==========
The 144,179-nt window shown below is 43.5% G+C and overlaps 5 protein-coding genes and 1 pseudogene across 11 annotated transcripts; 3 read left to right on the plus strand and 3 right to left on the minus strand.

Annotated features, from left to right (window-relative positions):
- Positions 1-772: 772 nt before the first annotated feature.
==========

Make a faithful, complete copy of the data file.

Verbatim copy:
The 144,179-nt window shown below is 43.5% G+C and overlaps 5 protein-coding genes and 1 pseudogene across 11 annotated transcripts; 3 read left to right on the plus strand and 3 right to left on the minus strand.

Annotated features, from left to right (window-relative positions):
- Positions 1-772: 772 nt before the first annotated feature.